Peggy Baker Dance Projects presents he:she

May 6, 2014 at 8:53 pm

March 28, 2014, to April 6, 2014
Betty Oliphant Theatre, 404 Jarvis Street, Toronto

by David Fujino.

he-she imagePeggy Baker’s new show, he:she, opened Friday night with a stunning and varied series of four works.

Carrying over, it seems, from last year’s Split Screen Stereophonic show, the whiff of mortality was especially palpable and it informed Baker’s solo piece, Box, la femme au carton (2011), choreographed by Paul-Andre Fortier and splendidly and simply danced by Baker.

After a slow-moving counter-clockwise series of rotations—upright and statuesque—with her left arm raised, Baker gradually came to a full stop, gazing upstage right on a 45 degree diagonal. Later phases of the solo found Baker in an extreme lunge, with her opposite leg stretched lengthwise on the floor, as she intently stared at the box she held in front of her; or there was Baker, back flat on the floor, crawling backwards into the box from where she came—a lot of it was quite existential.

At one of several key points, when the music changed, Baker briefly lifted the right edge of her sweater to gently touch a patch of bare stomach. A second time, to the sounds of crumbling static, she raised her right arm in greeting. At another moment, she touched her exposed left waist area with the palm of her left hand. At the end, Baker kept her distance from the box which sat at centre stage.

The changing arcs of a male/female relationship formed the substance of Aleatoric Duet No. 2 (premiere). But it’s Baker’s way to propose a system—like in games—in which Andrea Nann and Sean Ling are engaged in a duet which amounts to a form of anti-duet played out on a changing illuminated 16-point grid cast onto the stage floor. The glistening keyboard improvisations of John Kameel Farah served as a generator and a backdrop for the dancers, but tonight, the dancers were strictly playing by Baker’s rules.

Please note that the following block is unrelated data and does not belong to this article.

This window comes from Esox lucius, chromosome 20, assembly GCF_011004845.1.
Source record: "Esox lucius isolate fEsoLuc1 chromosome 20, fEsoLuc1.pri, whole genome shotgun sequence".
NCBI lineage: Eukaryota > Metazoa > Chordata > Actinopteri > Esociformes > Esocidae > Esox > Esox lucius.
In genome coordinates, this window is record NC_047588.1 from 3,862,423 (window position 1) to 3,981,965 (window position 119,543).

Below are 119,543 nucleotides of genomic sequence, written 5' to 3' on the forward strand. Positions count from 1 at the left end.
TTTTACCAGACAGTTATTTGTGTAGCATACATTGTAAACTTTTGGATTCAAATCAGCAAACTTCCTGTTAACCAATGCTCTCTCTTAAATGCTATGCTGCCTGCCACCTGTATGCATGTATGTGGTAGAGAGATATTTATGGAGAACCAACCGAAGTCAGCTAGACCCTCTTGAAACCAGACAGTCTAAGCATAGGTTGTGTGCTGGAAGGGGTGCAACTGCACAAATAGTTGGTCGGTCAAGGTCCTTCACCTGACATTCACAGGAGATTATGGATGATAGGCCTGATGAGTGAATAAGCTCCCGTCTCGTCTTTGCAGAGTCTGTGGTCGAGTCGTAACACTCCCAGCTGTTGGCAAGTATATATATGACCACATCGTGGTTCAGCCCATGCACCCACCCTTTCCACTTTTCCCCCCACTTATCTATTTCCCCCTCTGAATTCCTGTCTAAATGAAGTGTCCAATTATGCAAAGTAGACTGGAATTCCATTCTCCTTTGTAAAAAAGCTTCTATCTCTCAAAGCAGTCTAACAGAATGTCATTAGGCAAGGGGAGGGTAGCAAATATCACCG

Meanwhile, the audience might expect to see the dancers look at each other, move towards each other, and often mirror each other’s movements—but instead, it appeared that the dancers had assembled their dances separately, and this produced what Baker the choreographer was looking for—exciting parallels, intersections and disconnections, and quick counterpointed movements on top of the piece’s ever-expanding and contracting lit-up chess board. The expressive full body movements of Andrea Nann and Sean Ling were delectable.

stone leaf shell skin (premiere) was a slightly more conventional work because it contrasts starkly with Baker’s other game-like works that contain and constrain the related-and-unrelated movements of the dancers. In this work, the three male dancers—Ric Brown, Sean Ling, and Mateo Galindo Torres— are an interdependent trio. They curl and uncurl at the same time, and they inter-relate extremely well. Occasionally a spiky individuality revealed itself when a dancer, just for a moment, was seen deliberately looking off in a different direction from the other two dancers. A lonely choreographed moment amidst all the solitudes.

Inspired by the great American photographer, Edward Weston, and his sexy black and white photos of organic forms such as leaves, green peppers, cabbage, and Nautilus shells, stone leaf shell skin featured the trio—the ever-moving male dancers—framed by the open spaces of Heather Schmidt’s sonorous score, where long held notes suggested a wide open and tiered horizontal prairie space, where cellist Shauna Rolston got to experience her own private ecstasies as she responded to the supple give-and-take movements of the male dancers. The stage rang with drones (long held notes), through which, cellist Rolston bowed a mid-range throaty rhapsody. Life was lived.

Then Sylvan Quartet (1998) busted out in the form of Sahara Morimoto, whose physical beauty and strong athleticism instantly projected poise and dynamic creativity. She mostly danced within the L- shaped space between clarinettist Max Christie, cellist Shauna Rolston, and John Kameel Farah on acoustic piano. And when Christie and Farah exited, this left cellist Shauna Rolston alone on stage with Morimoto, and when Rolston whistled ‘a little night music’ on the darkened stage, the atmosphere shifted to haunting.

Baker had wanted to give her dancers the unique experience of dancing to live music, and in the case of her artistic associate, Sahara Morimoto, she surely wanted Morimoto to shine in Sylvan Quartet. Morimoto burns. And she’s en pointe.  And swift. And strong.

But characteristically, despite the strong conceptual framework that distinguishes much of Baker’s choreography, Morimoto ended up dancing to her own inner music, whereas, Chan Ka Nin’s music— played by cellist Shauna Rolston, Max Christie on clarinet, and John Kameel Farah on piano—was equally outstanding, and an inspiring live force of vibrations for the dancers.

Perhaps this season’s show lacked the more structured pieces of 2013’s Split Screen Stereophonic, but nonetheless, on the important matter of high quality choreography and high quality dancers, he:he succeeded mightily. It was a success. It was interesting work. You wanted to see them dance again.

– David Fujino